The cards increase in difficulty but they also change the dynamic in the way the game is played. The level 1 green words feature objects, items, professions and more which can be scribbled down in a mad doodle. This often sees all players spend as little time as possible drawing, to get guesses in early and grab the highest black token. This tactic is rarely seen at the other end of the difficulty spectrum. When it comes to the level 4 red words/phrases players take their time over the drawings, making sure not to loss points or rush a guess. Naturally, some still try to be speedy: though dodgy drawings don’t often pay off.
One aspect that I’m split on is the guessing. While it creates an amazing trade off of the time spent on your own drawings against being the first to guess others, one aspect of drawing games is lost. Perhaps being more family friendly, gone is the shouting that builds up due to the tension. As the guesses are done via guess cards the scenario where one person almost guesses the right answer only for another player to use the logic to steal the victory is gone. This sniping of words is something that can often spark laughter, at least in my gaming group. What’s fun for some will have put others off though, so it is nice to see a different approach, which could cater to a different player base.
This more friendly, less pressure, approach flows through the game with players knowing a set of words to guess from. No longer will a player guess something so far fetched that it throws people off, nor will they be sat stumped for long periods of time. At any point there are only a maximum of 21 words to choose from. It is also more than possible to guess the wrong word but play the right number and still get points, though this isn’t too common.
Component wise everything needed is included, is mostly of good quality and has been well thought out: even down to the stars, on the sheets to write scores, and grey borders on two sides, to make it obvious which way is the bottom of the sketch, no matter if it is portrait or landscape. A total of 99 cards are included, broken down into the four colour levels, each of which is double sided; so nearly 1,400 words/phrases are included. While I’d say this is a bit low for most drawing titles Pictomania does something special. It is less about individual words and more how similar the 7 words on a card are that creates the tension of a good drawing. Players could get the same words when the cards cycle round yet someone could still confuse a dodgy drawing of confetti with a firework. The only negative, which drags the overall quality down, is the thin plastic used for the card stand. While not presenting an issue to date, it seems like the component that will show wear and tear first.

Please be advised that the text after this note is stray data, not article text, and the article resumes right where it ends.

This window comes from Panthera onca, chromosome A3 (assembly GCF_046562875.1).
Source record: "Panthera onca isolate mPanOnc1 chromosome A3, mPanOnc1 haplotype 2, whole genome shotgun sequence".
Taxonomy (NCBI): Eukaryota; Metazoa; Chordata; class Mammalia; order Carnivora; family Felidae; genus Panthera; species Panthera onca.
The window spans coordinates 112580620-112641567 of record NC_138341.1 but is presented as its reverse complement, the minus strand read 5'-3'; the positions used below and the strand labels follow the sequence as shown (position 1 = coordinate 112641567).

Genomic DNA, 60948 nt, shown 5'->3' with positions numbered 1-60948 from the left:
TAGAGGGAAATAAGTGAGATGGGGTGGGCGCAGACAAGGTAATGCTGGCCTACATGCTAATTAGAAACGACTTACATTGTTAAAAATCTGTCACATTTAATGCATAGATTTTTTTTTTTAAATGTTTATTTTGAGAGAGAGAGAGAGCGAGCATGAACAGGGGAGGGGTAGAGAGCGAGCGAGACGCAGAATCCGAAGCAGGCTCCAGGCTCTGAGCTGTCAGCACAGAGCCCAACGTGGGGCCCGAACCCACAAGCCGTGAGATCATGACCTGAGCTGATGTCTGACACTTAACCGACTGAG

After a couple of games Pictomania starts to flow and players will even want to dare trying the harder words. Getting a mix of difficulty throughout a game helps keep things interesting, as it helps players strengths shine at different times, whether you have artistic flair or can only scribble down something that roughly matches a word but guess well. I must commend Czech Games for including everything you’ll need in the box, all the way down to a pencil sharpener. I’m just left wanting a special component that would handle the token based scoring less manually. Overall, Pictomania is an entertaining drawing title that once warmed to can provide entertainment and as many laughs as other similar titles.
[Editor’s Note: Pictomania was provided to us by Czech Games Edition for the review.]